Dropping out of high school has its costs around the globe, but nowhere steeper than in the United States.
Adults who don’t finish high school in the U.S. earn 65 percent of what people who have high school degrees make, according to a new report comparing industrialized nations. No other country had such a severe income gap.
Adults without a high school diploma typically make about 80 percent of the salaries earned by high school graduates in nations across Asia, Europe, and elsewhere. Countries such as Finland, Belgium, Germany, and Sweden have the smallest gaps in earnings between dropouts and graduates.
The figures come from "Education at a Glance," an annual study by the Paris-based Organization for Economic Cooperation and Development (OECD). The report, released Sept. 11, aims to help leaders see how their nations stack up.
The findings underscore the cost of a persistent dropout problem in the United States. It is rising as a national concern as politicians see the risks for the economy and for millions of kids.
The new report says 44 percent of adults without high school degrees in the United States have low incomes–that is, they make half of the country’s median income or less.
Only Denmark had a higher proportion of dropouts with low incomes.
Also, the United States is below the international average when it comes to its employment rate among adults age 25 to 64 who have no high school degree.
Even U.S. adult education and job training do little to close gaps, because too few dropouts take part, said Barbara Ischinger, director of education for the OECD.
"Those with poor initial qualifications remain disadvantaged throughout their life, because they have fewer opportunities to catch up later on," she said.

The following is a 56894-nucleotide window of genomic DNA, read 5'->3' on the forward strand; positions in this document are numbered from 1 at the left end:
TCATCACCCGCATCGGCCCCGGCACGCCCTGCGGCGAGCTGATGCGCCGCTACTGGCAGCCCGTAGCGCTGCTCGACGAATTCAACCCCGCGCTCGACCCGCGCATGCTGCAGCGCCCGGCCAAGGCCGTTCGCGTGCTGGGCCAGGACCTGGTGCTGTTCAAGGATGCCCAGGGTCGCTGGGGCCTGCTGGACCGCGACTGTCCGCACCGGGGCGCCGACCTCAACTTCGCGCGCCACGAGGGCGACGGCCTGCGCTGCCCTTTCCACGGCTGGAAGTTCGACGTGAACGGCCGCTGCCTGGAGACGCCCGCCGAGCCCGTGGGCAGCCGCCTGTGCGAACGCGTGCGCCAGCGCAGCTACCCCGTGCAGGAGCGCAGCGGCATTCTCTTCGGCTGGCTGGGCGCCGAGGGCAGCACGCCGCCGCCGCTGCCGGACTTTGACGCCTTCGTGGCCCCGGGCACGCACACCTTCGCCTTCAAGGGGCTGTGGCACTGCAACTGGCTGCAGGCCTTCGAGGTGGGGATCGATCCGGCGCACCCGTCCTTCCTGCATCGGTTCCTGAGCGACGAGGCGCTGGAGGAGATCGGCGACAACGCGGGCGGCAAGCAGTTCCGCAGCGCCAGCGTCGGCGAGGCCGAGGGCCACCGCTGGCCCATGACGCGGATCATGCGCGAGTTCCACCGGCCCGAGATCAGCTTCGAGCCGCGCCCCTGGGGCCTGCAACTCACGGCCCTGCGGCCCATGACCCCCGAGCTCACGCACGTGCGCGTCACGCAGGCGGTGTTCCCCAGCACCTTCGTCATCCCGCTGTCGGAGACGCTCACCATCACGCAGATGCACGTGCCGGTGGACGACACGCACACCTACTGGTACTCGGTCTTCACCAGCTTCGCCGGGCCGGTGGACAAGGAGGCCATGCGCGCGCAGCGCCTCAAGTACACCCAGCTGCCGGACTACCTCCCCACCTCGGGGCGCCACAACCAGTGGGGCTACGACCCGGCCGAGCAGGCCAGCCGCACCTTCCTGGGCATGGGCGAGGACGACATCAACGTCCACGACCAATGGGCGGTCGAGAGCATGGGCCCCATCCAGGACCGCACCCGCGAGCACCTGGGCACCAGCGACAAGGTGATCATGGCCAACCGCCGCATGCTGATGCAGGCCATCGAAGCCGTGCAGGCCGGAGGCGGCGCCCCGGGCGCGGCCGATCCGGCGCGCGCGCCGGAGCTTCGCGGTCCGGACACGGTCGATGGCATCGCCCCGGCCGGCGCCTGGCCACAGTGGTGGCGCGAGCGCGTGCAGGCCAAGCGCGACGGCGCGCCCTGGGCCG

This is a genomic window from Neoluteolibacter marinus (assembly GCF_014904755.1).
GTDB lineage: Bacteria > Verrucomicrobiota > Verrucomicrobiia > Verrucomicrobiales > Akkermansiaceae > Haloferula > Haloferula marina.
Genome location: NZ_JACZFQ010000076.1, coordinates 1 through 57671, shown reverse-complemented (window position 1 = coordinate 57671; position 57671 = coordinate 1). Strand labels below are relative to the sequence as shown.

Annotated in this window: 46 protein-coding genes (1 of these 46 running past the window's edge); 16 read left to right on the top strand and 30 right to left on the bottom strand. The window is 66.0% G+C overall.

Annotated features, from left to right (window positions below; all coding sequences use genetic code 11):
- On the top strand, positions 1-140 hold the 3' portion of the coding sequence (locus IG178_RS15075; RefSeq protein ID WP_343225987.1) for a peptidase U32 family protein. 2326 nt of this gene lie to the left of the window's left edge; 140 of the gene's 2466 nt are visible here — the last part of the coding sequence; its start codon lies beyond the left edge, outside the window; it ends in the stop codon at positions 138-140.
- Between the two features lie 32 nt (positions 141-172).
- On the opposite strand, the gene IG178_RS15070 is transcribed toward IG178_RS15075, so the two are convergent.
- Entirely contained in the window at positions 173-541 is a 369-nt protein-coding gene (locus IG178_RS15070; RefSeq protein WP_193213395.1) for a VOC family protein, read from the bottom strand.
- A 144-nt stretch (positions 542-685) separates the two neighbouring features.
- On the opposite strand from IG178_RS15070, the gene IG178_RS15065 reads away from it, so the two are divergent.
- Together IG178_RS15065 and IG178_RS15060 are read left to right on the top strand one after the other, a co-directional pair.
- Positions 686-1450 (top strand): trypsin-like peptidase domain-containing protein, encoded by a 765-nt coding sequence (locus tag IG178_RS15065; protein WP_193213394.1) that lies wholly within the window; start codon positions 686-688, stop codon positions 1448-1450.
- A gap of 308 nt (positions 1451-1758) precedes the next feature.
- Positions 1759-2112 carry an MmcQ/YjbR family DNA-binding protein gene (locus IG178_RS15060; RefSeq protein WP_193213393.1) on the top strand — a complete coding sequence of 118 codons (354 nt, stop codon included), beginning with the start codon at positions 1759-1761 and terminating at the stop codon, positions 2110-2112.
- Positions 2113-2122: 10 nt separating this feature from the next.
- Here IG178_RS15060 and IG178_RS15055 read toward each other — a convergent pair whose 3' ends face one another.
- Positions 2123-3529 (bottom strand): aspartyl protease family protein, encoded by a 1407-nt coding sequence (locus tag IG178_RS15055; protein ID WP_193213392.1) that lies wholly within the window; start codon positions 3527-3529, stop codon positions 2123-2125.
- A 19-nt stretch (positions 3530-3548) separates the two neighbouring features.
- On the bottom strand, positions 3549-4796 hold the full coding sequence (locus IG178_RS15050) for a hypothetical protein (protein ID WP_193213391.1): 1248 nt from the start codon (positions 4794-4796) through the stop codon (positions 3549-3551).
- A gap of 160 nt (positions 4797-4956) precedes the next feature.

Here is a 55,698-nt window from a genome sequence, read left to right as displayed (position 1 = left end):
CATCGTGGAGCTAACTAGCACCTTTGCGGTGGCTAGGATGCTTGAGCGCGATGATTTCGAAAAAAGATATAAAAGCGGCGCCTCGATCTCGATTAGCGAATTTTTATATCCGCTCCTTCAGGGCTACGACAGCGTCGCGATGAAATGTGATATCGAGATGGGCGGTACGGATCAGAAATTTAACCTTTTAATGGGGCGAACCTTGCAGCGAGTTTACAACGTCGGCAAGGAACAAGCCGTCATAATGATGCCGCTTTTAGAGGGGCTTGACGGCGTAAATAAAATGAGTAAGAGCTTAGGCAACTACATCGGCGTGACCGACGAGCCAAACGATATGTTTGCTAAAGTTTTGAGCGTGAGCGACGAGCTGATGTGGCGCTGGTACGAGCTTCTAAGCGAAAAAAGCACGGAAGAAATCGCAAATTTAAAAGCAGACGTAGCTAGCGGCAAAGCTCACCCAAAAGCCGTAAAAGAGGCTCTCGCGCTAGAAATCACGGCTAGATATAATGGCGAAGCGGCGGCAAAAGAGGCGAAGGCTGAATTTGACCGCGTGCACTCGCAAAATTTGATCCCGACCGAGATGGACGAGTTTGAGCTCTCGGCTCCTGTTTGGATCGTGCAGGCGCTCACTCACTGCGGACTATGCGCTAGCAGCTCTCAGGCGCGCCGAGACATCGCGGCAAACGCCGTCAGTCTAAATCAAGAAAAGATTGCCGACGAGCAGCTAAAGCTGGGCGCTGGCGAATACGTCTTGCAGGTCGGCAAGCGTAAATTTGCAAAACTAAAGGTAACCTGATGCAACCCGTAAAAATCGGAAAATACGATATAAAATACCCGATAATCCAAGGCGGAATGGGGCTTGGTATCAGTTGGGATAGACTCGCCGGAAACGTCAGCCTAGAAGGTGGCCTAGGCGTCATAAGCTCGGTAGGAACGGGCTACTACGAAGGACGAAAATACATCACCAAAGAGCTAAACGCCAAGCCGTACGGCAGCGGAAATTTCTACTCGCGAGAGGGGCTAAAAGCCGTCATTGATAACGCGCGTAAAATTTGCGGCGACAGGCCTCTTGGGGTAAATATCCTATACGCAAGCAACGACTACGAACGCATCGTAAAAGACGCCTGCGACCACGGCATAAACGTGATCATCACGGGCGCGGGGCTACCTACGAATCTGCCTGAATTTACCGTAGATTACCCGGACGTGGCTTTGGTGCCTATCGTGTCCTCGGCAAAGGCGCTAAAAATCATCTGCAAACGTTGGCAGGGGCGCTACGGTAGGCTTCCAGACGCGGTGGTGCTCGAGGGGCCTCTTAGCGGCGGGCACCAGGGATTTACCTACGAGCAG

About one-third of students in the United States don’t finish high school on time–or at all. Estimates on that dropout rate vary, though, and state data are often shaky.
The importance of a high school degree on income varies across nations. It depends on the demands for skills, the supply of workers, minimum-wage laws, and the strength of unions.
The disparity is more pronounced in the United States, Ischinger said, partly because the U.S. labor market is more flexible. Other nations protect people with weak education qualifications through regulations or tax systems that favor the low skilled, she said.
On the other end of the spectrum, however, the United States more richly rewards those who go to college.
An adult with a university degree in the U.S. earns, on average, 72 percent more than someone with a high school degree. That’s a much bigger difference than in most countries.
The study compares the United States to 29 other industrialized nations that belong to the economic organization, although not every country reported data on every indicator.
"Education at a Glance" report http://www.oecd.org/edu/eag2006